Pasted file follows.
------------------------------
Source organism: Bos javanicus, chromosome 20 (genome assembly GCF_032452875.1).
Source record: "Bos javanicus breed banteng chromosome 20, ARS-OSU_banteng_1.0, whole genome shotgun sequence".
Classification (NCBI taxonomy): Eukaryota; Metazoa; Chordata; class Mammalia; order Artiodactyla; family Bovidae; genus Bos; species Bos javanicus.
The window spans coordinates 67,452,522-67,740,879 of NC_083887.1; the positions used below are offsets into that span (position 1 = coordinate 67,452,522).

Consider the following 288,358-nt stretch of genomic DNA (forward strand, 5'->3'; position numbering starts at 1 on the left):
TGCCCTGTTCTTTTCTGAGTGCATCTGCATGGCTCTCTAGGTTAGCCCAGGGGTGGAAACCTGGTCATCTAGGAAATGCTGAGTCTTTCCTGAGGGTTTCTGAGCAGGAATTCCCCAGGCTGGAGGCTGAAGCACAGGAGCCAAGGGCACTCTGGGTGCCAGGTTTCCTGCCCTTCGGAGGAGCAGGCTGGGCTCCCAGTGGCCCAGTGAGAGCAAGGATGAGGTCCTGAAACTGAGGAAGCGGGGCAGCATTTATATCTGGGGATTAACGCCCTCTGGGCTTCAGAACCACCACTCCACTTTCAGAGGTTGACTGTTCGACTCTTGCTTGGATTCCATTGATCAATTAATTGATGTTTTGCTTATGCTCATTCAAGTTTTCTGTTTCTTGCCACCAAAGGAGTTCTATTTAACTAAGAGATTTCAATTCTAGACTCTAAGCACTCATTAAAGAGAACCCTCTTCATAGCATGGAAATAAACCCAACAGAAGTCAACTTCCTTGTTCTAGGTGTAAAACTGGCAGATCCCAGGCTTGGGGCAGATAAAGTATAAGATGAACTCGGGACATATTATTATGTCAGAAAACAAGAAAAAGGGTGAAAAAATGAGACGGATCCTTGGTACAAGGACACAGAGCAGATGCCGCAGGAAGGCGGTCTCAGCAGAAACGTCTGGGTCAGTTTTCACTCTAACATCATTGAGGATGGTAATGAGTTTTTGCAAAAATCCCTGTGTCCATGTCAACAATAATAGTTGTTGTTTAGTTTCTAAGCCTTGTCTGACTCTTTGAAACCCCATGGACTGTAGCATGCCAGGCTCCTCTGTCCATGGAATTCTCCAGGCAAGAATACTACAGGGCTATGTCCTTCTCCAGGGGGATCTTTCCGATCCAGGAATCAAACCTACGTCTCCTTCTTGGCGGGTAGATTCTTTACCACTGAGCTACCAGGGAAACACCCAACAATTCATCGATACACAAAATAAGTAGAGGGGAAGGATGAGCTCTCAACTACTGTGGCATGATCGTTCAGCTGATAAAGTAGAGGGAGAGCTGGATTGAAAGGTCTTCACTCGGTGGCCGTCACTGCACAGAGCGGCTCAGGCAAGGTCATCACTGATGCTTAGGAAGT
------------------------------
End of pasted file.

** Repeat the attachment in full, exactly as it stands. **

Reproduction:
Source organism: Bos javanicus, chromosome 20 (genome assembly GCF_032452875.1).
Source record: "Bos javanicus breed banteng chromosome 20, ARS-OSU_banteng_1.0, whole genome shotgun sequence".
Classification (NCBI taxonomy): Eukaryota; Metazoa; Chordata; class Mammalia; order Artiodactyla; family Bovidae; genus Bos; species Bos javanicus.
The window spans coordinates 67,452,522-67,740,879 of NC_083887.1; the positions used below are offsets into that span (position 1 = coordinate 67,452,522).

Consider the following 288,358-nt stretch of genomic DNA (forward strand, 5'->3'; position numbering starts at 1 on the left):
TGCCCTGTTCTTTTCTGAGTGCATCTGCATGGCTCTCTAGGTTAGCCCAGGGGTGGAAACCTGGTCATCTAGGAAATGCTGAGTCTTTCCTGAGGGTTTCTGAGCAGGAATTCCCCAGGCTGGAGGCTGAAGCACAGGAGCCAAGGGCACTCTGGGTGCCAGGTTTCCTGCCCTTCGGAGGAGCAGGCTGGGCTCCCAGTGGCCCAGTGAGAGCAAGGATGAGGTCCTGAAACTGAGGAAGCGGGGCAGCATTTATATCTGGGGATTAACGCCCTCTGGGCTTCAGAACCACCACTCCACTTTCAGAGGTTGACTGTTCGACTCTTGCTTGGATTCCATTGATCAATTAATTGATGTTTTGCTTATGCTCATTCAAGTTTTCTGTTTCTTGCCACCAAAGGAGTTCTATTTAACTAAGAGATTTCAATTCTAGACTCTAAGCACTCATTAAAGAGAACCCTCTTCATAGCATGGAAATAAACCCAACAGAAGTCAACTTCCTTGTTCTAGGTGTAAAACTGGCAGATCCCAGGCTTGGGGCAGATAAAGTATAAGATGAACTCGGGACATATTATTATGTCAGAAAACAAGAAAAAGGGTGAAAAAATGAGACGGATCCTTGGTACAAGGACACAGAGCAGATGCCGCAGGAAGGCGGTCTCAGCAGAAACGTCTGGGTCAGTTTTCACTCTAACATCATTGAGGATGGTAATGAGTTTTTGCAAAAATCCCTGTGTCCATGTCAACAATAATAGTTGTTGTTTAGTTTCTAAGCCTTGTCTGACTCTTTGAAACCCCATGGACTGTAGCATGCCAGGCTCCTCTGTCCATGGAATTCTCCAGGCAAGAATACTACAGGGCTATGTCCTTCTCCAGGGGGATCTTTCCGATCCAGGAATCAAACCTACGTCTCCTTCTTGGCGGGTAGATTCTTTACCACTGAGCTACCAGGGAAACACCCAACAATTCATCGATACACAAAATAAGTAGAGGGGAAGGATGAGCTCTCAACTACTGTGGCATGATCGTTCAGCTGATAAAGTAGAGGGAGAGCTGGATTGAAAGGTCTTCACTCGGTGGCCGTCACTGCACAGAGCGGCTCAGGCAAGGTCATCACTGATGCTTAGGAAGT